Yemen: assisted spontaneous returns for Somali refugees begins
This is a summary of what was said by UNHCR spokesperson William Spindler – to whom quoted text may be attributed – at today's press briefing at the Palais des Nations in Geneva.
In the first UNHCR-assisted spontaneous return movement for Somali refugees from Yemen, 133 refugees departed yesterday for Somalia. Given the current life-threatening conditions in Yemen for many civilians, including refugees, UNHCR is supporting the voluntary returns of Somali refugees who constitute 91 per cent of Yemen’s over 280,000 refugees and asylum seekers, or some 256,000 individuals.
Returning refugees are being assisted by UNHCR and partners with documentation, transportation and financial support in Yemen to facilitate the journey, as well as return and reintegration assistance upon arrival in Somalia. The first group of UNHCR-assisted returnees left the Port of Aden last night on a vessel chartered by the International Organization for Migration (IOM), which is working in partnership with UNHCR for these returns.
The sea journey takes approximately 16 to 18 hours from the time of departure with the vessel expected to arrive in Somalia’s Port of Berbera.
UNHCR has also been working in close partnership with relevant national authorities in both Somalia and Yemen, including Somalia’s National High Commission for Refugee and IDPs (NCRI) and Yemen’s Immigration, Passport and Naturalization Authority (IPNA) to facilitate the returns, including with the issuance of relevant documentation and the coordination of assistance.
Those returning were residing in either the Kharaz refugee camp in Lahj Governorate or the Basateen District in Aden. Returnees or those intending to return have informed UNHCR staff that the prevailing situation in Yemen and fears for their safety and personal security are driving their return.
Though most Somali refugees who are registered in Yemen originate from the Banadir, Lower Shabelle, Bay, Middle Shabelle and Woqooyi Galbeed regions in Somalia, most refugees opt to return to Mogadishu in the anticipation that assistance and services will be more accessible and available.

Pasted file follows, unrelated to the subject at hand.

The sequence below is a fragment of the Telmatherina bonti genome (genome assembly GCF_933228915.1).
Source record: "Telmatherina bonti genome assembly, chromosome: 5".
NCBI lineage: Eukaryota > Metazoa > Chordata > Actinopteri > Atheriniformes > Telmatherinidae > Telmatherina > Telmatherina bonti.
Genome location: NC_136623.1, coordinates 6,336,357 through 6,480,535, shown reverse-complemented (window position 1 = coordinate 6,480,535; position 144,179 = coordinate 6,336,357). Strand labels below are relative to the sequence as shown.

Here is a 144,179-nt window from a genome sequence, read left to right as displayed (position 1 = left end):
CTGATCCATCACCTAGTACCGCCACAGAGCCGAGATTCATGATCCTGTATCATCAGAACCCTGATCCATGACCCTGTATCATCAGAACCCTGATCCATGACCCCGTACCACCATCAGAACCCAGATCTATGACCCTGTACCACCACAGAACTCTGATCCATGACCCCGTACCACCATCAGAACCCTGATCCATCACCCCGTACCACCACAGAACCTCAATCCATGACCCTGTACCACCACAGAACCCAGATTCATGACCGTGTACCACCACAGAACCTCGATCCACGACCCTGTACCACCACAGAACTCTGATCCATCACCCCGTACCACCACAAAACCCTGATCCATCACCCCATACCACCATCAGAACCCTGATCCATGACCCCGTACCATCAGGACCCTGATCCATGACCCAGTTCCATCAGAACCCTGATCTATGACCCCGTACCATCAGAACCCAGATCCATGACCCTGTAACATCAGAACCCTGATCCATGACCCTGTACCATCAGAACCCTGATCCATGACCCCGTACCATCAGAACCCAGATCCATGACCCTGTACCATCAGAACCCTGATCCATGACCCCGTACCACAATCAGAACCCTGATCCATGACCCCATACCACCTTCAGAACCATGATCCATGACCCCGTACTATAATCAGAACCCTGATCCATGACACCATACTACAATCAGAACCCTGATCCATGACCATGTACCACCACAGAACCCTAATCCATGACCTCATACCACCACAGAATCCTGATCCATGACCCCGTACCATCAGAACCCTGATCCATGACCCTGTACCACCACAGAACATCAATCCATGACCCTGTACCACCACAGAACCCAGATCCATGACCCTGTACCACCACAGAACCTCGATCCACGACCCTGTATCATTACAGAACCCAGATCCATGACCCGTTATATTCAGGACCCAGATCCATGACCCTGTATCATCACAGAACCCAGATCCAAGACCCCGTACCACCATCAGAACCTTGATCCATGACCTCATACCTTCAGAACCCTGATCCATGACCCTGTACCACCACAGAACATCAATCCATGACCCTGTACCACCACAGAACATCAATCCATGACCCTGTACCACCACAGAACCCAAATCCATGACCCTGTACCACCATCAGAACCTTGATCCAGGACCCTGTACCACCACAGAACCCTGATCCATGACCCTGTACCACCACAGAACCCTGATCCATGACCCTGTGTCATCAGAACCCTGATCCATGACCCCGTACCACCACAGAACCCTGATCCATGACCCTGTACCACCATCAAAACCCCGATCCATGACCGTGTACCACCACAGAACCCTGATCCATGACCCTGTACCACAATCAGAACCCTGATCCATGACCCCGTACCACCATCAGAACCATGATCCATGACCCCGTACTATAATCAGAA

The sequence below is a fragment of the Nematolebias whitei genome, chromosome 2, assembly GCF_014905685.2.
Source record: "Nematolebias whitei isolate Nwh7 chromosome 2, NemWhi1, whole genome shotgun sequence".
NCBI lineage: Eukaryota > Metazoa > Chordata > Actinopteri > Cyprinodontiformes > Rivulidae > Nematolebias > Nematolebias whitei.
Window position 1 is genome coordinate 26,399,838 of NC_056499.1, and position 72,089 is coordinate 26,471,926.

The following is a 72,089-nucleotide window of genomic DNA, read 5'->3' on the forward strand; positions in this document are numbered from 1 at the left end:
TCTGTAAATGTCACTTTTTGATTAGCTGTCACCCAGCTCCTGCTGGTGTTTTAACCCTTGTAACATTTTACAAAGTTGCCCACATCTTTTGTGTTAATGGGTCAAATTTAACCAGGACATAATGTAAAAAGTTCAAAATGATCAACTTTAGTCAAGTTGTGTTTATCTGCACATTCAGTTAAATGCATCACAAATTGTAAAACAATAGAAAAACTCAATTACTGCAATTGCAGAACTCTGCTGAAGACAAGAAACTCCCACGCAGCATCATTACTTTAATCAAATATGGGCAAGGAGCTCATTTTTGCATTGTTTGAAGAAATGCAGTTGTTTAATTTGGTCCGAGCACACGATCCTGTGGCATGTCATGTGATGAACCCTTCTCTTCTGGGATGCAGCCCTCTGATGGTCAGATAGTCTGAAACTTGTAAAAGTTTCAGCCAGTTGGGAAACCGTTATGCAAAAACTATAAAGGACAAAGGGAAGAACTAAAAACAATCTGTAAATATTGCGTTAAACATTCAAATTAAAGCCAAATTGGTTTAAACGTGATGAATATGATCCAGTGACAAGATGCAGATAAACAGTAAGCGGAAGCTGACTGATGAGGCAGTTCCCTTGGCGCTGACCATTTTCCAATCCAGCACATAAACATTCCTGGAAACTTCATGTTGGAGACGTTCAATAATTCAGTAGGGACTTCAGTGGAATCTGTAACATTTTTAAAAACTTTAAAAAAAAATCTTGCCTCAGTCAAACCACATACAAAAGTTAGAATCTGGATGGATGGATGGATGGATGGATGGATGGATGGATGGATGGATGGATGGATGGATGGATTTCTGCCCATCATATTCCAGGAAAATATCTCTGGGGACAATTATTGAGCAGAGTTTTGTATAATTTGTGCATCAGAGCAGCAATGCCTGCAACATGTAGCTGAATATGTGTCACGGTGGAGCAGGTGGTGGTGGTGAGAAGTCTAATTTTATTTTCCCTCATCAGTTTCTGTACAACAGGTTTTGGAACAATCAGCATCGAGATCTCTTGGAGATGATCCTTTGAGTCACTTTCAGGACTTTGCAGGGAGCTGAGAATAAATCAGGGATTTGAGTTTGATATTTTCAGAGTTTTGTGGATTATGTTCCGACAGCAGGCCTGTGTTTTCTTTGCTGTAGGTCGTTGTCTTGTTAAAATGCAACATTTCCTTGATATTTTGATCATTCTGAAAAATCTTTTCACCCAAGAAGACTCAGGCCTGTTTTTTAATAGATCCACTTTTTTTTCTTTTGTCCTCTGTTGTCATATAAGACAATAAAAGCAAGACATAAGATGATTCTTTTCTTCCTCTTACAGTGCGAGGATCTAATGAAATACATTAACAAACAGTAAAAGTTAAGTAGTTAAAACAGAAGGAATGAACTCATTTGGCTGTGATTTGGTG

Upon departure returnees received a cash grant and on arrival in Somalia, they will be assisted with enhanced reintegration assistance, including an initial reinstallation grant, non-food items or cash equivalents, food vouchers, and subsistence allowances among other assistance.
In Yemen, UNHCR has been providing protection and services for refugees and asylum seekers including by providing legal assistance, supporting education and livelihoods programs, and providing access to health and pyscho-social services and a cash programme for people with specific needs amongst others.
With current circumstances in Yemen life-threatening for many civilians, including refugees, UNHCR, Yemeni national authorities and humanitarian partners face significant challenges in ensuring adequate protection, humanitarian assistance, and access to essential, life-saving services for refugees.
In response to the intentions of a number of refugees who have expressed their intention to UNHCR to return home to Somalia, UNHCR is providing support for up to 10,000 Somali refugees who have made the choice to return, based on the information received at Return Help Desks on conditions in Somalia and on the assistance package offered.
UNHCR’s humanitarian operations in Yemen will continue to provide support to refugees who remain in Yemen.
For more information on this topic, please contact:
- In Geneva, William Spindler, email@example.com, 41 79 217 3011
- In Yemen, Shabia Mantoo, firstname.lastname@example.org, +967 71 222 5121